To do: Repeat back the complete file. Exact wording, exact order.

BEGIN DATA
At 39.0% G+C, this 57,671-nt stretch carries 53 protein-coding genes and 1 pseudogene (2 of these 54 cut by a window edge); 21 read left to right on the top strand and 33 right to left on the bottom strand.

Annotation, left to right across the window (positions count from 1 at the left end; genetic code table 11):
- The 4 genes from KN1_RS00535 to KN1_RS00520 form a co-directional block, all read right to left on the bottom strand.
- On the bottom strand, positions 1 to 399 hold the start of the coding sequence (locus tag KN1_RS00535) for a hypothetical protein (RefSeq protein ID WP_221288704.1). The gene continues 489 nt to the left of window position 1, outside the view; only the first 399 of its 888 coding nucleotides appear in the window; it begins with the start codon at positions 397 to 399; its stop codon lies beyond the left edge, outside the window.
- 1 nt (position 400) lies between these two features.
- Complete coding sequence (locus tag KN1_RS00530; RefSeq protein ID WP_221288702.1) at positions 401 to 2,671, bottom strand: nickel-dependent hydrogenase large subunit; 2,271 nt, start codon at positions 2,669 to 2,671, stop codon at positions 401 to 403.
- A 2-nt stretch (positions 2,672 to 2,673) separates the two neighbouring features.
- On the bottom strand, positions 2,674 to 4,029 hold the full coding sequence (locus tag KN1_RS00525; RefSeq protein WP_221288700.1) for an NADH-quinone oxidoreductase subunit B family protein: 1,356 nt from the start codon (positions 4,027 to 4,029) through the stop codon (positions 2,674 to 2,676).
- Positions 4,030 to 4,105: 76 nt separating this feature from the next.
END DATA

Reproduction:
At 39.0% G+C, this 57,671-nt stretch carries 53 protein-coding genes and 1 pseudogene (2 of these 54 cut by a window edge); 21 read left to right on the top strand and 33 right to left on the bottom strand.

Annotation, left to right across the window (positions count from 1 at the left end; genetic code table 11):
- The 4 genes from KN1_RS00535 to KN1_RS00520 form a co-directional block, all read right to left on the bottom strand.
- On the bottom strand, positions 1 to 399 hold the start of the coding sequence (locus tag KN1_RS00535) for a hypothetical protein (RefSeq protein ID WP_221288704.1). The gene continues 489 nt to the left of window position 1, outside the view; only the first 399 of its 888 coding nucleotides appear in the window; it begins with the start codon at positions 397 to 399; its stop codon lies beyond the left edge, outside the window.
- 1 nt (position 400) lies between these two features.
- Complete coding sequence (locus tag KN1_RS00530; RefSeq protein ID WP_221288702.1) at positions 401 to 2,671, bottom strand: nickel-dependent hydrogenase large subunit; 2,271 nt, start codon at positions 2,669 to 2,671, stop codon at positions 401 to 403.
- A 2-nt stretch (positions 2,672 to 2,673) separates the two neighbouring features.
- On the bottom strand, positions 2,674 to 4,029 hold the full coding sequence (locus tag KN1_RS00525; RefSeq protein WP_221288700.1) for an NADH-quinone oxidoreductase subunit B family protein: 1,356 nt from the start codon (positions 4,027 to 4,029) through the stop codon (positions 2,674 to 2,676).
- Positions 4,030 to 4,105: 76 nt separating this feature from the next.